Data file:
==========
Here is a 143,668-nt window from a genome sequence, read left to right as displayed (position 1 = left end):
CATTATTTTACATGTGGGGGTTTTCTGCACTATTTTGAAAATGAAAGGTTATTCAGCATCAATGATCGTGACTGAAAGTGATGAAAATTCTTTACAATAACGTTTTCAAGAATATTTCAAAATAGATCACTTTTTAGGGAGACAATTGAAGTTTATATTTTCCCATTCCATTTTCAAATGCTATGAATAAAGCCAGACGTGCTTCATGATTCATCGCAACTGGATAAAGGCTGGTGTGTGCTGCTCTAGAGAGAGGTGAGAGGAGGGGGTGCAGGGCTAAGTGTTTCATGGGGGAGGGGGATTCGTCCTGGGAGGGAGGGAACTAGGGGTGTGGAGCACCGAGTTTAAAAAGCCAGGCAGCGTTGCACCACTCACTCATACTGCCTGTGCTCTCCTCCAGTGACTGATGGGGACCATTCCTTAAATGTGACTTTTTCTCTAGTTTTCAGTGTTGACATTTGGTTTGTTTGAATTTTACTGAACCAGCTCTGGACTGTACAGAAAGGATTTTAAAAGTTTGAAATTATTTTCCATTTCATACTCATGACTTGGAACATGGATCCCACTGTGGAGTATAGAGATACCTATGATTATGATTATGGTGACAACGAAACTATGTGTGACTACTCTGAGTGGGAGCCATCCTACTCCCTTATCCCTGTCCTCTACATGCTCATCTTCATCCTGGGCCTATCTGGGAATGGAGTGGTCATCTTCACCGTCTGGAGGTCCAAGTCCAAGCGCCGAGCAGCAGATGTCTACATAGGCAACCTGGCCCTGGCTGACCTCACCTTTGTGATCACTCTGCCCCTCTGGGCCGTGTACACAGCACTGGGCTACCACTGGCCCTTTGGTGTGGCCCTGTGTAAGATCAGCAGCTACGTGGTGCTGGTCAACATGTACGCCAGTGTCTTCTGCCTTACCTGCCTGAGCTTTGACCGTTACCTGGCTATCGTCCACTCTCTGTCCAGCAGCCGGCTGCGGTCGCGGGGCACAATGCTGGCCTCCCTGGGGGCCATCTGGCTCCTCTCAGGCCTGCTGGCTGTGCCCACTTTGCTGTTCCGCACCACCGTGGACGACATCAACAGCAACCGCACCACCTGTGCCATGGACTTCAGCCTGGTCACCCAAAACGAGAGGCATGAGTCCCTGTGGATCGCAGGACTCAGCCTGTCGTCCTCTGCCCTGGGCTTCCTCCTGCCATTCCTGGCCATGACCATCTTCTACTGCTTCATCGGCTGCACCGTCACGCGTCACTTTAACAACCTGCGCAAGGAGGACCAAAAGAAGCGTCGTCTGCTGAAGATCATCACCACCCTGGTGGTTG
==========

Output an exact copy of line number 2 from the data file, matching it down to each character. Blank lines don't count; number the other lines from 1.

CATTATTTTACATGTGGGGGTTTTCTGCACTATTTTGAAAATGAAAGGTTATTCAGCATCAATGATCGTGACTGAAAGTGATGAAAATTCTTTACAATAACGTTTTCAAGAATATTTCAAAATAGATCACTTTTTAGGGAGACAATTGAAGTTTATATTTTCCCATTCCATTTTCAAATGCTATGAATAAAGCCAGACGTGCTTCATGATTCATCGCAACTGGATAAAGGCTGGTGTGTGCTGCTCTAGAGAGAGGTGAGAGGAGGGGGTGCAGGGCTAAGTGTTTCATGGGGGAGGGGGATTCGTCCTGGGAGGGAGGGAACTAGGGGTGTGGAGCACCGAGTTTAAAAAGCCAGGCAGCGTTGCACCACTCACTCATACTGCCTGTGCTCTCCTCCAGTGACTGATGGGGACCATTCCTTAAATGTGACTTTTTCTCTAGTTTTCAGTGTTGACATTTGGTTTGTTTGAATTTTACTGAACCAGCTCTGGACTGTACAGAAAGGATTTTAAAAGTTTGAAATTATTTTCCATTTCATACTCATGACTTGGAACATGGATCCCACTGTGGAGTATAGAGATACCTATGATTATGATTATGGTGACAACGAAACTATGTGTGACTACTCTGAGTGGGAGCCATCCTACTCCCTTATCCCTGTCCTCTACATGCTCATCTTCATCCTGGGCCTATCTGGGAATGGAGTGGTCATCTTCACCGTCTGGAGGTCCAAGTCCAAGCGCCGAGCAGCAGATGTCTACATAGGCAACCTGGCCCTGGCTGACCTCACCTTTGTGATCACTCTGCCCCTCTGGGCCGTGTACACAGCACTGGGCTACCACTGGCCCTTTGGTGTGGCCCTGTGTAAGATCAGCAGCTACGTGGTGCTGGTCAACATGTACGCCAGTGTCTTCTGCCTTACCTGCCTGAGCTTTGACCGTTACCTGGCTATCGTCCACTCTCTGTCCAGCAGCCGGCTGCGGTCGCGGGGCACAATGCTGGCCTCCCTGGGGGCCATCTGGCTCCTCTCAGGCCTGCTGGCTGTGCCCACTTTGCTGTTCCGCACCACCGTGGACGACATCAACAGCAACCGCACCACCTGTGCCATGGACTTCAGCCTGGTCACCCAAAACGAGAGGCATGAGTCCCTGTGGATCGCAGGACTCAGCCTGTCGTCCTCTGCCCTGGGCTTCCTCCTGCCATTCCTGGCCATGACCATCTTCTACTGCTTCATCGGCTGCACCGTCACGCGTCACTTTAACAACCTGCGCAAGGAGGACCAAAAGAAGCGTCGTCTGCTGAAGATCATCACCACCCTGGTGGTTG